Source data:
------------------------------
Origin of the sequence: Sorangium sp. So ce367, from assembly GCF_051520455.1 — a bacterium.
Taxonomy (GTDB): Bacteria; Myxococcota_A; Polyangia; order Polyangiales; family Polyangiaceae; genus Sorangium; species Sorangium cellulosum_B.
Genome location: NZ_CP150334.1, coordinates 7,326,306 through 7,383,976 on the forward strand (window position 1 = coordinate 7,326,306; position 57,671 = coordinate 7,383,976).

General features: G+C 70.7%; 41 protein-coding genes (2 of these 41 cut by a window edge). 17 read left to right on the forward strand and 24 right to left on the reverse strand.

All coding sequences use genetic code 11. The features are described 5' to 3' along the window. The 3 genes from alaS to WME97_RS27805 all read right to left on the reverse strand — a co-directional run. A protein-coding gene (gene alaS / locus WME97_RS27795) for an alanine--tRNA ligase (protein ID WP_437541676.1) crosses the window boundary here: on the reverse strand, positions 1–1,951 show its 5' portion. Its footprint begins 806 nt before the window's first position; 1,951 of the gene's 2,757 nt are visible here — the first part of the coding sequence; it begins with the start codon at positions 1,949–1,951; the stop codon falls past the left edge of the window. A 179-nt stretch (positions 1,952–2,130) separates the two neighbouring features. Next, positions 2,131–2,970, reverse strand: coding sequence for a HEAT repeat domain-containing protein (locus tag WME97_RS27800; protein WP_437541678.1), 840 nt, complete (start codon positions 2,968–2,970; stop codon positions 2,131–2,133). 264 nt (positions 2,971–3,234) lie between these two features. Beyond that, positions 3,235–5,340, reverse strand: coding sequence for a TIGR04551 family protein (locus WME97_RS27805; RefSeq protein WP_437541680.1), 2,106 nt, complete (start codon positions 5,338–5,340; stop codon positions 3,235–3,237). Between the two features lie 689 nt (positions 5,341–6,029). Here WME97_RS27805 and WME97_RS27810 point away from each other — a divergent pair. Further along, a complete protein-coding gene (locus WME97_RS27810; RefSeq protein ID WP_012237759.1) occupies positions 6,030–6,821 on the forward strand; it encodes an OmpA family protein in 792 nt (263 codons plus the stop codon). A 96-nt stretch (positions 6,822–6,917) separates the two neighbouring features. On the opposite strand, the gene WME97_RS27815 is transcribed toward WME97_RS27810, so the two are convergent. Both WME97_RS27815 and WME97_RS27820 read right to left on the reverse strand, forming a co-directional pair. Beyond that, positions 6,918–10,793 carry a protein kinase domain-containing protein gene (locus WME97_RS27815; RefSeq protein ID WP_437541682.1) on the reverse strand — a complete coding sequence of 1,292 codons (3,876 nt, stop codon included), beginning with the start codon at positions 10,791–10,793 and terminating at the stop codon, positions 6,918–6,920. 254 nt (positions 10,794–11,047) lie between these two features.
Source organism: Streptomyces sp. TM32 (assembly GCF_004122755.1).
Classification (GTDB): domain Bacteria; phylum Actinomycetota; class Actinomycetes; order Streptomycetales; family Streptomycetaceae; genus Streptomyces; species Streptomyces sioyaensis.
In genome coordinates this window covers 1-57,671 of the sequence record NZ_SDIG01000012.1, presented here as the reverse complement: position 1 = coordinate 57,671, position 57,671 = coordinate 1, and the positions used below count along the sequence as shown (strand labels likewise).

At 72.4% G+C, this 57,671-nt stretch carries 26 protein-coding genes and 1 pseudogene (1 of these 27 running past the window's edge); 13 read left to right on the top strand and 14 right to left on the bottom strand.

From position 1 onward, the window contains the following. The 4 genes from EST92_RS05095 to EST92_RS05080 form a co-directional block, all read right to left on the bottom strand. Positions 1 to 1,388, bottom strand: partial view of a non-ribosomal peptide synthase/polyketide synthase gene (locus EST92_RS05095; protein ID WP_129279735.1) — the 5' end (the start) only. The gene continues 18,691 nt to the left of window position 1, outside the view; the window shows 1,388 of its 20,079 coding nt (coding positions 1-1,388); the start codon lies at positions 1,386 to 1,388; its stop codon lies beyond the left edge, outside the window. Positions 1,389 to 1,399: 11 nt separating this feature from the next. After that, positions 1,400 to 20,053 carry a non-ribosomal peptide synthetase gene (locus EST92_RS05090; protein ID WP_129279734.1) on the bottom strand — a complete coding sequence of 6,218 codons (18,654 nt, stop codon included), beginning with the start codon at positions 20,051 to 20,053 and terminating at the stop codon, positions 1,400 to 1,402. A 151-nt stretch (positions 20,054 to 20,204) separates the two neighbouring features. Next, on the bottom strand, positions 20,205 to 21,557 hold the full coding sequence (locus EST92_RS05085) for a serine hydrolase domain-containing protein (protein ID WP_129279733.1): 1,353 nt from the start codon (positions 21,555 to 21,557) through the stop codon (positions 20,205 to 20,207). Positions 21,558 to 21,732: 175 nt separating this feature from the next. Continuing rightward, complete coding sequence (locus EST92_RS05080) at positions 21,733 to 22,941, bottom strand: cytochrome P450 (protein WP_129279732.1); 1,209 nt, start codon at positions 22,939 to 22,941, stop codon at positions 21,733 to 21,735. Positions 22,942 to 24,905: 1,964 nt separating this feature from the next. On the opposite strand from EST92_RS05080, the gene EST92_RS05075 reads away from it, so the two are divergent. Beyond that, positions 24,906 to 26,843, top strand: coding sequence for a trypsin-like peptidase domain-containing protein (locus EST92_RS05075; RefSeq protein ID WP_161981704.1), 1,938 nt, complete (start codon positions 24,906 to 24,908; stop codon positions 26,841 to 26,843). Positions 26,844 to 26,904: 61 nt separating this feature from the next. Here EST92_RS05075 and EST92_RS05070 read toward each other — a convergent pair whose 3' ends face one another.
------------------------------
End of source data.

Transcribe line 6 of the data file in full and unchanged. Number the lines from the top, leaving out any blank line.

Source organism: Streptomyces sp. TM32 (assembly GCF_004122755.1).